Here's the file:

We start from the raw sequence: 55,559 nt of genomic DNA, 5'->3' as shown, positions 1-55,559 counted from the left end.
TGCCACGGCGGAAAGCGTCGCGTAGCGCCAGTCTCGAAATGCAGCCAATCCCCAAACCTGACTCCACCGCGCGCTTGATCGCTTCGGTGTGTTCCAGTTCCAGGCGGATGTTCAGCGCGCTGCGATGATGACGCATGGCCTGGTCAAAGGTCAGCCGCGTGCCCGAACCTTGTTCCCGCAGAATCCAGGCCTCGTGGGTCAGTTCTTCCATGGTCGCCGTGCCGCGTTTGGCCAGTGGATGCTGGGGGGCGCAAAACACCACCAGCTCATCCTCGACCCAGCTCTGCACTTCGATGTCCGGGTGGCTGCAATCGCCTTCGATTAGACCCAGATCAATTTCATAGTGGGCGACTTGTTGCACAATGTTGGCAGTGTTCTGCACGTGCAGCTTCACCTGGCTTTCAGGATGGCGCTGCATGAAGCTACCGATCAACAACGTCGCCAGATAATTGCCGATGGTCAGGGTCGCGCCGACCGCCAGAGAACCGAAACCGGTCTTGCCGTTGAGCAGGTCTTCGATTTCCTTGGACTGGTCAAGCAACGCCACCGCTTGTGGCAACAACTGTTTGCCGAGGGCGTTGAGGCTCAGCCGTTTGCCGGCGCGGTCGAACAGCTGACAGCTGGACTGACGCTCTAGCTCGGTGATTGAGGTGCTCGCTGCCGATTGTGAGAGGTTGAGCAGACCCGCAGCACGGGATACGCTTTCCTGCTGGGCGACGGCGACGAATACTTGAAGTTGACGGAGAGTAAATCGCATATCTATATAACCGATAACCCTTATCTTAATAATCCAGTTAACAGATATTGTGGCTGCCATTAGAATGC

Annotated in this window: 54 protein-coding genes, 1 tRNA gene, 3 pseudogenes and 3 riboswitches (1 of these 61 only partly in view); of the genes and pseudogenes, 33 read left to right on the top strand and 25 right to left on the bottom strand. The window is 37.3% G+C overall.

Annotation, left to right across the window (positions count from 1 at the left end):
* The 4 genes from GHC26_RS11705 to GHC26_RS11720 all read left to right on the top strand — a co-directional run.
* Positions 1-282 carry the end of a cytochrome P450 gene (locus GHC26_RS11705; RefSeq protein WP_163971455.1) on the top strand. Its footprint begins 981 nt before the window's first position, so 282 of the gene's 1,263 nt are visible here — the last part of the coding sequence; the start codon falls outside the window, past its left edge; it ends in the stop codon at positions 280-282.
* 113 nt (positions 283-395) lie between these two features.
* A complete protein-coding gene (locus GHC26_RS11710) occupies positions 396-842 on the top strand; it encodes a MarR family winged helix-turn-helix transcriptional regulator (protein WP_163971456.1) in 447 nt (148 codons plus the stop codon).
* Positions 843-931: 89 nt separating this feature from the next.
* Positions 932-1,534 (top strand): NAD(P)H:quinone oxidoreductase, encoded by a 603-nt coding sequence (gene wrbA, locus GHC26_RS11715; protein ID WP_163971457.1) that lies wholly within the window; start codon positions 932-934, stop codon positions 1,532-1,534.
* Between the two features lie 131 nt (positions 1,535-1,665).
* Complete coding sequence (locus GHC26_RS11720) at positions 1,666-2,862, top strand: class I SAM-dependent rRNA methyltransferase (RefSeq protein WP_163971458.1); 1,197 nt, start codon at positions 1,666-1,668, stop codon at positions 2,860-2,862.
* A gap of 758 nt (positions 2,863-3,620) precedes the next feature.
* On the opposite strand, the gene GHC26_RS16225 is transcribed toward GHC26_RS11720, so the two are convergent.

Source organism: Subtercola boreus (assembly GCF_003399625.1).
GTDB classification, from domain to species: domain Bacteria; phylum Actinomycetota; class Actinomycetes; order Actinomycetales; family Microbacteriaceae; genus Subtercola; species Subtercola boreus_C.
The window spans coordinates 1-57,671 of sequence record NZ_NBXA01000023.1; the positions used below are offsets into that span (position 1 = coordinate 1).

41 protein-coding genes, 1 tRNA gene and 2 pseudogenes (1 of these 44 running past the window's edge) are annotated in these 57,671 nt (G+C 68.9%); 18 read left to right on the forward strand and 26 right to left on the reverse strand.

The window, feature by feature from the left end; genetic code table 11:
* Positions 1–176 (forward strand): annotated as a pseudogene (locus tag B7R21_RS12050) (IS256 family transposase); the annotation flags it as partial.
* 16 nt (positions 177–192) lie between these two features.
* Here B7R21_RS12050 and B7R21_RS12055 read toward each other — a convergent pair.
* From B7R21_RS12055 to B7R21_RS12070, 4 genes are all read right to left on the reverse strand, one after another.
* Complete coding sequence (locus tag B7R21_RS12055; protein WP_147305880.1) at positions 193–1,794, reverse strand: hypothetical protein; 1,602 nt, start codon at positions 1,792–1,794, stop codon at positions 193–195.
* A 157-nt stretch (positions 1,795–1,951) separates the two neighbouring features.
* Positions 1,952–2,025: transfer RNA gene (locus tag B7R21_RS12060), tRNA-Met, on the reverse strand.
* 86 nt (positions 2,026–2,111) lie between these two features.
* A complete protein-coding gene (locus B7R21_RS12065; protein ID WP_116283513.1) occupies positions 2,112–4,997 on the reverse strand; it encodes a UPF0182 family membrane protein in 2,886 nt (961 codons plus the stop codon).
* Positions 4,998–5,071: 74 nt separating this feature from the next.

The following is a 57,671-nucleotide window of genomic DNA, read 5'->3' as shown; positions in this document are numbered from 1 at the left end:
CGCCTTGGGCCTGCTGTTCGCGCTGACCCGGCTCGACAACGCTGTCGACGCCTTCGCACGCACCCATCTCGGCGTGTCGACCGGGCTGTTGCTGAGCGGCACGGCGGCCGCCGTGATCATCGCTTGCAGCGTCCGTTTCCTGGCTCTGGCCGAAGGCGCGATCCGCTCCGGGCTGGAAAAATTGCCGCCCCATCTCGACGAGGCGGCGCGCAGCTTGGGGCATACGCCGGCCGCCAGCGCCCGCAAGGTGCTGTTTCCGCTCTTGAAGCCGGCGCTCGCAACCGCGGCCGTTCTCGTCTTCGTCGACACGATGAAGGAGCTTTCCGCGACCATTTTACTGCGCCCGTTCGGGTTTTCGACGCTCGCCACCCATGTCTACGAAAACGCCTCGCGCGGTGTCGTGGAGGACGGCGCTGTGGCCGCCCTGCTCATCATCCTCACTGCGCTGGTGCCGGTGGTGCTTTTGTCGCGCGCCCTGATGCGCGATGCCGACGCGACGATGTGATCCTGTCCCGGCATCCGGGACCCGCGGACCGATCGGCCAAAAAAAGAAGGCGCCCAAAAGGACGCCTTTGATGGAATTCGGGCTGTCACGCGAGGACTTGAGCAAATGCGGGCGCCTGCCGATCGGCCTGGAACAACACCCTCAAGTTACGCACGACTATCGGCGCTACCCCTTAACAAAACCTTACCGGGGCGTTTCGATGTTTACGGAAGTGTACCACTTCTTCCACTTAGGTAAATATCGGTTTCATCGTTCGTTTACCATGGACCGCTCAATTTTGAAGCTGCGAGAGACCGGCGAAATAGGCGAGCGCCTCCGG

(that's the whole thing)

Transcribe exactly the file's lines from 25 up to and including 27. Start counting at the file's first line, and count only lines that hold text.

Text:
* A 157-nt stretch (positions 1,795–1,951) separates the two neighbouring features.
* Positions 1,952–2,025: transfer RNA gene (locus tag B7R21_RS12060), tRNA-Met, on the reverse strand.
* 86 nt (positions 2,026–2,111) lie between these two features.